It is generally accepted that seroconversion of hepatitis B virus (HBV) surface antigen (HBsAg) to an antibody to HBsAg (HBsAb) indicates clearance of HBV. The reverse seroconversion to hepatitis B virus infection has been sporadically described in hematological patients receiving cytotoxic therapy and can be associated with the development of acute hepatitis. Here we report a 14-year-old male patient who developed HBV reactivation after intensive chemotherapy containing fludarabine for second bone marrow relaps of acute lymphoblastic leukemia. Fludarabine is a chemotherapatic agent that used for the treatment of relapsed acute leukemia in pediatric patients. He was HBsAg(−)/anti-HBs(+) and with normal ALT levels before intensive chemotherapy (fludarabine, dexamethasone, GCSF, alexan)for treatment of second bone marrow relaps. 6 weeks after completing two cyclus of chemotherapy with fludarabine, the patient developed transaminitis and evidence of active HBV infection (the patient had test results positive for HBsAg, negative for HBsAb, and positive for HBV DNA). the serum levels of aminotransferases were increased progressiveley. Lamivudine was administered immediately after confirming the HBV reactivation, which considerably improved jaundice, aminotransferase levels and serum HBV DNA titers after one month. The patient was able to resume the chemotherapy under continuis lamivudine treatment. This case indicates the need for physicians to be aware of fludarabine-related HBV reactivation, closely monitor and detect reactivation early, even in an HBsAg-negative patient.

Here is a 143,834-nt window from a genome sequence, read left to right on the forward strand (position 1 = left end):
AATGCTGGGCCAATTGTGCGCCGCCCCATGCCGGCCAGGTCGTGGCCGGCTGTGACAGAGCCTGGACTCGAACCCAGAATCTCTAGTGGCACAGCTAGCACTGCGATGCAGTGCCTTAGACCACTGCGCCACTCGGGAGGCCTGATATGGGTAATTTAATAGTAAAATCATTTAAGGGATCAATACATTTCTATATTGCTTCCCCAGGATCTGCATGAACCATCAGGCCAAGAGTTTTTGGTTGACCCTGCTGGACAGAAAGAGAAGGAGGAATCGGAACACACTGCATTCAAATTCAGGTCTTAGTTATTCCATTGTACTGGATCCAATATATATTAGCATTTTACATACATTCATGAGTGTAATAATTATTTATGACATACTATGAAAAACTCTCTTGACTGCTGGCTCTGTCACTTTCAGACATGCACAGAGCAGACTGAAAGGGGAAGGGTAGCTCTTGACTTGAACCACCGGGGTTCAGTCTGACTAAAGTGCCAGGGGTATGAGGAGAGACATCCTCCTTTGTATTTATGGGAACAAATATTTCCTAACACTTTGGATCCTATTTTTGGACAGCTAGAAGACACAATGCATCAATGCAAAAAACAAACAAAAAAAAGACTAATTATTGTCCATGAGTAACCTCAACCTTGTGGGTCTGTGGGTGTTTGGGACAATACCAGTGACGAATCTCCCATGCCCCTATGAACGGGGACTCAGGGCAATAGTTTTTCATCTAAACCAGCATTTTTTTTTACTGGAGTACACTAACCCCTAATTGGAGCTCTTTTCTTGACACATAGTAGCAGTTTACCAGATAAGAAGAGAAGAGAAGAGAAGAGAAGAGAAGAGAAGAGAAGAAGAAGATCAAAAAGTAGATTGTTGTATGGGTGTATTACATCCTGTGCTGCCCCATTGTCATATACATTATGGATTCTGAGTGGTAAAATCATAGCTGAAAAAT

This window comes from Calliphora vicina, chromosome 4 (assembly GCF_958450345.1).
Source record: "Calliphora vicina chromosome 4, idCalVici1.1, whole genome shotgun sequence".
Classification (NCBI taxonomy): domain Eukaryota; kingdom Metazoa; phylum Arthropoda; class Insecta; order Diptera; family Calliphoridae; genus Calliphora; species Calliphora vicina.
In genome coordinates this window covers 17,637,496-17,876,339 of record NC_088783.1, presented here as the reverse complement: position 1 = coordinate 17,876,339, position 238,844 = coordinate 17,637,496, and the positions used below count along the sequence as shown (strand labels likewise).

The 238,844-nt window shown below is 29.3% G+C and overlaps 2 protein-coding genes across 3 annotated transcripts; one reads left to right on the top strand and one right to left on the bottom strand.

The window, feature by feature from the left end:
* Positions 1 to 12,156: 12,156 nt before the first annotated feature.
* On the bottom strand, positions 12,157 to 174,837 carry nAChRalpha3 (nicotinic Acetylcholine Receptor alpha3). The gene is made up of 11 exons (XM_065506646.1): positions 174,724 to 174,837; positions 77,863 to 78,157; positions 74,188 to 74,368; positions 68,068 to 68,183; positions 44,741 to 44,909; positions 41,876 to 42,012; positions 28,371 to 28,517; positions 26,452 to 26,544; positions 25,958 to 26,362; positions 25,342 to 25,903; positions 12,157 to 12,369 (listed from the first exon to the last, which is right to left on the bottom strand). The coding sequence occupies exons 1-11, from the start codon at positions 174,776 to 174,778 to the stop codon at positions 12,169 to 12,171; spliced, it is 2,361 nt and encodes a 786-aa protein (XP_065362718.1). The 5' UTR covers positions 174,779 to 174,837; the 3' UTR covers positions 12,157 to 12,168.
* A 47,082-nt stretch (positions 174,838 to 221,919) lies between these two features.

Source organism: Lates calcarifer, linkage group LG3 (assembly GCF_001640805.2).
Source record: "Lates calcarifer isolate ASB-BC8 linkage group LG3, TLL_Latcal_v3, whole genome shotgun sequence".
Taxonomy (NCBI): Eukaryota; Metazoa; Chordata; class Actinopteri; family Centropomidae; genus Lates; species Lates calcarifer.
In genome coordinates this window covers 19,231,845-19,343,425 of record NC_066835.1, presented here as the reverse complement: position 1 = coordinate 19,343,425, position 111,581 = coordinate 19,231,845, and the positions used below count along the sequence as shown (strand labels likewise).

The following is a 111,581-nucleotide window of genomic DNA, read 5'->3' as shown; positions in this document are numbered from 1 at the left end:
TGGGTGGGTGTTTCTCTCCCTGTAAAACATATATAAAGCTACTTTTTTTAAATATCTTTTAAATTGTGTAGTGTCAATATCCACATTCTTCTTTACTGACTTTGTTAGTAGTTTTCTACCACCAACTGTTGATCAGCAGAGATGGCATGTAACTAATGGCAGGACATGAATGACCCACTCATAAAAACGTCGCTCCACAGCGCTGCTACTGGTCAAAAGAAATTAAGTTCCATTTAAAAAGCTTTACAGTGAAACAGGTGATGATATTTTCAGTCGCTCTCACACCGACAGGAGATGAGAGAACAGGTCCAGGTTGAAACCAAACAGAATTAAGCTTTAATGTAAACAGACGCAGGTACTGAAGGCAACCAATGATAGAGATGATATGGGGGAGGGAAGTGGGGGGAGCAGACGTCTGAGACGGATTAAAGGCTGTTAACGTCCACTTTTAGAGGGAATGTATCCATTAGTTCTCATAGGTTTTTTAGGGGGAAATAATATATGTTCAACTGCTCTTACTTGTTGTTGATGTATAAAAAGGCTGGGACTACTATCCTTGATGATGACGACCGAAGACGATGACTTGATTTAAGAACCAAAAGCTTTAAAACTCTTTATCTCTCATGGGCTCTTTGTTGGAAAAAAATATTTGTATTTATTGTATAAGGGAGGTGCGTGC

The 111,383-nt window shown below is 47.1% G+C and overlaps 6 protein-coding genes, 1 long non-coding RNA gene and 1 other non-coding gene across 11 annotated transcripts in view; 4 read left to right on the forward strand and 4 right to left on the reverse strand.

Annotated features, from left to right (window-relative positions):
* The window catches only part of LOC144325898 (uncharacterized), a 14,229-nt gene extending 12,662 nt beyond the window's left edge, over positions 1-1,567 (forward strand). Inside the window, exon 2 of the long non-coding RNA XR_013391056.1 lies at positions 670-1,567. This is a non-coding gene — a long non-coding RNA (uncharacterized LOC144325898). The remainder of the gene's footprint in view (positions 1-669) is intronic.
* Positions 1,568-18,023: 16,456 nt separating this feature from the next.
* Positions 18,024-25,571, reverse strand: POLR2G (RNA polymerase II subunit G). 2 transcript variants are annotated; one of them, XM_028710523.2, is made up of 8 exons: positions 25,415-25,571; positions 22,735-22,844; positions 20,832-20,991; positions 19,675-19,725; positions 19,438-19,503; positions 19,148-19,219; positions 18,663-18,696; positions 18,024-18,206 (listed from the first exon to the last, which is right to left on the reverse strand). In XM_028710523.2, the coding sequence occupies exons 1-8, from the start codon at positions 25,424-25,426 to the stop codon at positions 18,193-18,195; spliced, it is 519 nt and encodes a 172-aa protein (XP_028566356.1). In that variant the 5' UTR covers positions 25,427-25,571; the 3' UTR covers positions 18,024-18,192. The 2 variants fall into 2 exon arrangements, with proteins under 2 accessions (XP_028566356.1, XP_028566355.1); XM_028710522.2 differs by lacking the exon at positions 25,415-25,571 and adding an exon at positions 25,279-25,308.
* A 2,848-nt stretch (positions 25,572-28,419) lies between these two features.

Disclosures: No relevant conflicts of interest to declare.

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